July 14, 2013

Peter Schaeffer: The meaning of "amnesty"

Peter Schaeffer writes on the Senate immigration bill:
Paul Ryan says it’s not Amnesty. Believe it or not, he is actually correct. It's far better than Amnesty. 
In a tax Amnesty, you still have to pay your back taxes. In an Amnesty for property crimes, you still have to return the stolen property. 
If this was just an Amnesty for illegals, they would have to pay a fine and go back to their own countries without legal sanction for having violated our immigration laws. 
This is far better than Amnesty. More like winning the lottery and getting a pot of gold. 
The advocates claim that it's not Amnesty because of the trifling fines ($500). Guess what? The 1986 Amnesty had fines too and no one lied about it not being Amnesty. Indeed, the authors admit that the 1986 law was Amnesty. This time, only the honesty to use the 'A' word is missing.

10 comments:

Matthew said...

Exactly. What the public suffers from when discussing immigration policy is the fact that, in the context of immigration enforcement, we've lost sight of the definitions of words like "punishment" and "amnesty."

A cop pulls you over for speeding.

He gives you a ticket: punishment.

He lets you off with a warning: amnesty.

He pays you $200 and thanks you for speeding: reward.

In the context of immigration, which is which? Deporting them to their home countries is not punishment. That's just reclaiming the stolen goods. If the only thing you do to a car thief is take back the stolen car you will get far more car thefts, because there is no downside to the act. You either get off with a free car or you're the same as before.

Deportation is not punishment. It's reclamation of stolen goods.

Punishment is jailing or fining them before sending them home.

Amnesty is sending them home without fining or jailing them first.

Reward is letting them stay here, with or without a fine.

Since illegal immigration is in large part an economic act, there is no sense in which a fine is really a punishment, since the illegal immigrant alone gets to choose whether staying is worth the fine. In fact, the alleged "fines," supposedly to be paid over a decade, only amount to 1-3 weeks salary for any normal person, or less than what someone in the middle class might spend on a modest vacation or a flat screen TV.

Would you choose American residence over Mexican residence for the price of a flat screen TV?

countenance said...

He's right. It's not amnesty, it's a perpetual pardon and perpetual exemption from immigration law.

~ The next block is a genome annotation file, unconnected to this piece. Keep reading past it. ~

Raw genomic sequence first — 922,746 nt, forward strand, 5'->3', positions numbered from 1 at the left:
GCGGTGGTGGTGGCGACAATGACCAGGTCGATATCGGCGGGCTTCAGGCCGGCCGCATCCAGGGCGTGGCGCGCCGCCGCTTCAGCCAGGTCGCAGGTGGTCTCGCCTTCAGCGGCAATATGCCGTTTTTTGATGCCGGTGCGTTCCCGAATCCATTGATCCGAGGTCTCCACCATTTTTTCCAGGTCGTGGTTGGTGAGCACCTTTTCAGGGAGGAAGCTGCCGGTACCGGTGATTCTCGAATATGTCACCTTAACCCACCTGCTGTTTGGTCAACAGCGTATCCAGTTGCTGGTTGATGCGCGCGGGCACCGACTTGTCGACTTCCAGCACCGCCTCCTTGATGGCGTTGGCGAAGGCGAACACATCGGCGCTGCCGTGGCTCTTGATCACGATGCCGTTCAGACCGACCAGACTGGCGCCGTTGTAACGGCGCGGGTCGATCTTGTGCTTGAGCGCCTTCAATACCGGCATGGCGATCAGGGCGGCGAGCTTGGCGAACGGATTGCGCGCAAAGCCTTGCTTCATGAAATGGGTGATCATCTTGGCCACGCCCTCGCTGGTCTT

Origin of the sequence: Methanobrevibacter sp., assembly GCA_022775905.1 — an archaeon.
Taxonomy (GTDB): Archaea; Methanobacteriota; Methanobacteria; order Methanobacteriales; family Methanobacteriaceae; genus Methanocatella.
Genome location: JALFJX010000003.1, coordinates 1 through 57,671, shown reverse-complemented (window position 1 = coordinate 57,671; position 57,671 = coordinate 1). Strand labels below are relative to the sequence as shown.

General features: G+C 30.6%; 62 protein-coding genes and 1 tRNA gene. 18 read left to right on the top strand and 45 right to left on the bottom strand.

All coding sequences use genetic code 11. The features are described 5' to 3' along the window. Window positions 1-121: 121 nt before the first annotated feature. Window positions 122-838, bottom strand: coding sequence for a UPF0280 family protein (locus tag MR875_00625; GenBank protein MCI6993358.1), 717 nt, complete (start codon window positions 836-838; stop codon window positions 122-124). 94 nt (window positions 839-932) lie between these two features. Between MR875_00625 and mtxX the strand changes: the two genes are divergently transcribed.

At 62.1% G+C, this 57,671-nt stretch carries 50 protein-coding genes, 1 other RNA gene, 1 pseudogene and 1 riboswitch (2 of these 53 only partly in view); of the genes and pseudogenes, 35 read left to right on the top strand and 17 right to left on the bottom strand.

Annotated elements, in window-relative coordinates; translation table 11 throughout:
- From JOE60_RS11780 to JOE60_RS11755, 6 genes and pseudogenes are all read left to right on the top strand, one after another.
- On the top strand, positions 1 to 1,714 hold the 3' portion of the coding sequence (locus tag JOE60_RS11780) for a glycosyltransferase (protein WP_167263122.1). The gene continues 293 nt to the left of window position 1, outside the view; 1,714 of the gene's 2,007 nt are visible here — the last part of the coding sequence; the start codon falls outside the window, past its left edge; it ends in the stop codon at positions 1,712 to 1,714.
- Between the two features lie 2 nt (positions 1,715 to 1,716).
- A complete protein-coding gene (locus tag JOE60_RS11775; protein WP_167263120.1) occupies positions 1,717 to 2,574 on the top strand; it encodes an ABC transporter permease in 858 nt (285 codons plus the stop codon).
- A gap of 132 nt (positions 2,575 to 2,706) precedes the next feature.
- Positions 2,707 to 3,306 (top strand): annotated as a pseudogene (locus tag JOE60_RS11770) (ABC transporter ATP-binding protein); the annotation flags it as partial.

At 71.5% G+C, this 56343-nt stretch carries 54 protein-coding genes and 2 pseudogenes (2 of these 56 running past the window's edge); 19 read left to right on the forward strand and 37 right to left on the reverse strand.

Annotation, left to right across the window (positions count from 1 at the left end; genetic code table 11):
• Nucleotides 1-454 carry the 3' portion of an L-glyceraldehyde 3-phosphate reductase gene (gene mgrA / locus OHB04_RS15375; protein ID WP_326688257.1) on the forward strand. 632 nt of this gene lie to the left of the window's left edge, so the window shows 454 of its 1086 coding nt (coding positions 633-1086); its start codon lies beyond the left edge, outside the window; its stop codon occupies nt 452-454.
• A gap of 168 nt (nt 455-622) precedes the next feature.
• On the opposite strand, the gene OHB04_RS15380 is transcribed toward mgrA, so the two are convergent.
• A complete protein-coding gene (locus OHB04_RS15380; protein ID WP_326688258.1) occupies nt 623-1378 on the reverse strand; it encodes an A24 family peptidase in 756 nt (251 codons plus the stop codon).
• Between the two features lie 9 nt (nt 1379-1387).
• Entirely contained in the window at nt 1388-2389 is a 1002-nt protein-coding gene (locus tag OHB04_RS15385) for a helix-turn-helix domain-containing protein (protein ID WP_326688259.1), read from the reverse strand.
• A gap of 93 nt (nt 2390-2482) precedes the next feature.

Matthew said...

The National Immigration Forum notes that a non-"DREAMER" illegal who eventually becomes naturalized will pay three fines: $500 for his first 6 years of RPI status, another $500 for a second 6 year period, and then $1,000 for adjusting to LPR status. The fines can all be paid in installments and will be adjusted for inflation.

So $2,000 for going from illegal alien to Legal Permanent Resident, spread out over 12+ years, or less than $170 per year. Hardly any sort of fine.

Anonymous said...

Something tells me most of these people will never even pay the fine.

Bertram Noone said...

The fees for bringing in a foreign spouse are much larger than the amnesty fines.

Anonymous said...

This point has been made before on Vdare.com. Twelve years ago, in an Aug. 2001 letter-to-the-editor. The WTC was still standing.

Anonymous said...

It's the elites waging economic and demographic warfare on the citizens.

DJF said...

""""""Matthew said

So $2,000 for going from illegal alien to Legal Permanent Resident, spread out over 12+ years, or less than $170 per year. Hardly any sort of fine."""

I bet it will cost the US taxpayer far more then this just to process the paperwork on our new legal residents.

Cail Corishev said...

Something tells me most of these people will never even pay the fine.

Yeah, we've already pretty much declared that we're too nice to ever deport anyone who resists it. So what's gonna happen when they can't pay the "fine"? Then we'll get sob stories about parents being ripped from their children again, and there will be a revision to the law to add a hardship exemption or something (if it's not already in there). If we won't deport people for committing felonies, are we going to over a few hundred bucks?

The fees for bringing in a foreign spouse are much larger than the amnesty fines.

No kidding. I looked into that about 10 years ago, and it looked like it would cost at least $10K just to explore the idea seriously. You can't bring a woman over here from most countries unless you've already married her or at least gone to her country and gotten documentation that you were there with her and are more or less engaged. Even then it's time-consuming and expensive. So it turns out there is one kind of immigrant our bureaucrats are serious about keeping out of the country: hot foreign chicks looking for husbands.

Matthew said...

"So it turns out there is one kind of immigrant our bureaucrats are serious about keeping out of the country: hot foreign chicks looking for husbands."

Hot chicks, sometimes - just as often, though (if not more so), arranged marriages by cultures that don't want to assimilate - primarily Muslims and Hindus. I'm guessing Hindus are more able to afford the cost than Muslims, though being less anti-modernity they have less incentive to want a foreign bride.